Luzern

Late arrival by train from Vals to this loveliest of Swiss cities, thanks to trade with Italy centuries ago that resulted in architecture and narrow streets reflecting Italian aesthetics more than Swiss.

We are in Wilden Mann, a favorite inn, by the Reuss, and though it’s only a very short stay, it feels like home since the city has many memories for me even from the time I was a boy of thirteen.

Luzern was the first place I went to with my family.  Then later I did a Landdienst in Root, a nearby village, about 10 km away.  There Herr Bucheli had me climb long, wooden, rickety ladders up forty feet to pick cherries, then clean horse stables, feed calves fresly mown grass, empty sewer tanks, etc.  Once or twice I hitch-hiked to Luzern.  Much later my wife and I traded homes with a city minister and stayed a month.

Now it’s vibrant, still, and as lovely as ever.

Last night we ate at Galliker, a favorite Stube away from the old city; 150 years old: Low ceilings, lots of good local wine, a great local crowd, Wiener-style schnitzel pounded flat.

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VALS 7132 (CH)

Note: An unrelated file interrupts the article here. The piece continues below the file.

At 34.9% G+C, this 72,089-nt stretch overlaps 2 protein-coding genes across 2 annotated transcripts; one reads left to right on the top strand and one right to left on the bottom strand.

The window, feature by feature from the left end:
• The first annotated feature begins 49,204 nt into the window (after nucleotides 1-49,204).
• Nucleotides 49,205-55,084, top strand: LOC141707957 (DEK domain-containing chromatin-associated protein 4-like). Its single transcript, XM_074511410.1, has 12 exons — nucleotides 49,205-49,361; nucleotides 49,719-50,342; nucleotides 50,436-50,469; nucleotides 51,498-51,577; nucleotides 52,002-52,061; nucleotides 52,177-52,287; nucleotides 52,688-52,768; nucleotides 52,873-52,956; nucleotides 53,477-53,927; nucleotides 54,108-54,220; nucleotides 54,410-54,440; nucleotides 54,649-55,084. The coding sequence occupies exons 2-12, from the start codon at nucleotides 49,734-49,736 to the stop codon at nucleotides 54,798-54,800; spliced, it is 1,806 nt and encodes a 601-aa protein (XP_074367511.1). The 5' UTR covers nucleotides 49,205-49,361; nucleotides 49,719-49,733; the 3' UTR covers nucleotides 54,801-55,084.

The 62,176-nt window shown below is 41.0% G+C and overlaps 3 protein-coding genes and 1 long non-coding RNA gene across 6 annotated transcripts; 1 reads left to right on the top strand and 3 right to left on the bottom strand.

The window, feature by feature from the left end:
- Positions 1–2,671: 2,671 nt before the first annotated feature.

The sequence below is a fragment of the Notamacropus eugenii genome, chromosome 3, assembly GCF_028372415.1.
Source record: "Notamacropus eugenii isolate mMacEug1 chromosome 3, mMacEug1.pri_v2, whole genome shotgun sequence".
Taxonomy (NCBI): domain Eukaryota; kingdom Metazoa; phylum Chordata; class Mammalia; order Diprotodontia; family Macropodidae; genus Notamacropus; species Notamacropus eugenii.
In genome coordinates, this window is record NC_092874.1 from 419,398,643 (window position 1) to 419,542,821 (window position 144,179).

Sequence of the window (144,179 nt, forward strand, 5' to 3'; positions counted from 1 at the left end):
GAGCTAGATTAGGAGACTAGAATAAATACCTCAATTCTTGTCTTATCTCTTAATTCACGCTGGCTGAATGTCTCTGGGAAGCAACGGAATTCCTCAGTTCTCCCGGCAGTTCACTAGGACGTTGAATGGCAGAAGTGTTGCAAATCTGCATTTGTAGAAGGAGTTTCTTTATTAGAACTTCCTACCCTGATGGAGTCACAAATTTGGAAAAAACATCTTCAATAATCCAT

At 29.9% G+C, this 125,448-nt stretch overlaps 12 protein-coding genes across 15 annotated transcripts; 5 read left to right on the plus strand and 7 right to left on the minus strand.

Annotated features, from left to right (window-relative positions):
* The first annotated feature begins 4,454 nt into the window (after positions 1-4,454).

It’s a gem, The Therme, designed by architect Peter Zumthor.  The gaunt stones and the play of light, the absences and suggestiveness, the emptiness.

Most of all, the nothingness.  So pleasing.

The rooms and outdoor areas are filled with water of varying temperatures, and all sorts of extremely subtle variations of shape and empty space.

It’s my third visit, and now with rooms designed by Tadeo Ando and Kengo Kuma, the feel is of a ryokan in view of alpine pastures.

Here in Graubunden, the village itself has numerous stone or wooden structures with slate roofs.  In the surrounding hills are herds of cows, goats, and sheep.

Today we walked on a long and familiar path, cows nearly nose to nose, and deep in a remote valley had a picnic of fresh rolls, local cheese, an apple, and Valser Wasser.

From the Balcony…

…it’s possible to see the Todi, to the SW, and beside it Selbsanft, after which this building is named.  On the East, the Alps are not as high, but tower still between 6,000-9,000 feet.

It’s quiet now, and will remain quiet, with the occasional hum of an electric transport vehicle, a crow, dogs, and maybe a helicopter or two bringing construction supplies to the village.

Yesterday it was another six hour walk above Braunwald, starting at Gumen, which we had reached by cable car, with old friends from Bern.  Soup in a cafe with cider and bread.  An alpine lake.

Prior, just the day before, we had started from the same place, this time heading West rather than East, and walked up to Rietstockli, a favorite hike, that takes one through valleys, past a pond, and ends with a view of two valleys.  At the top, Urnerboden, in canton Uri, can be seen.

Vals today, only 24 miles away, but a three and half hour trip by train as there are high mountains between us.  The Therme is there, designed by Peter Zumthor, whose bare walls of granite are suggestive.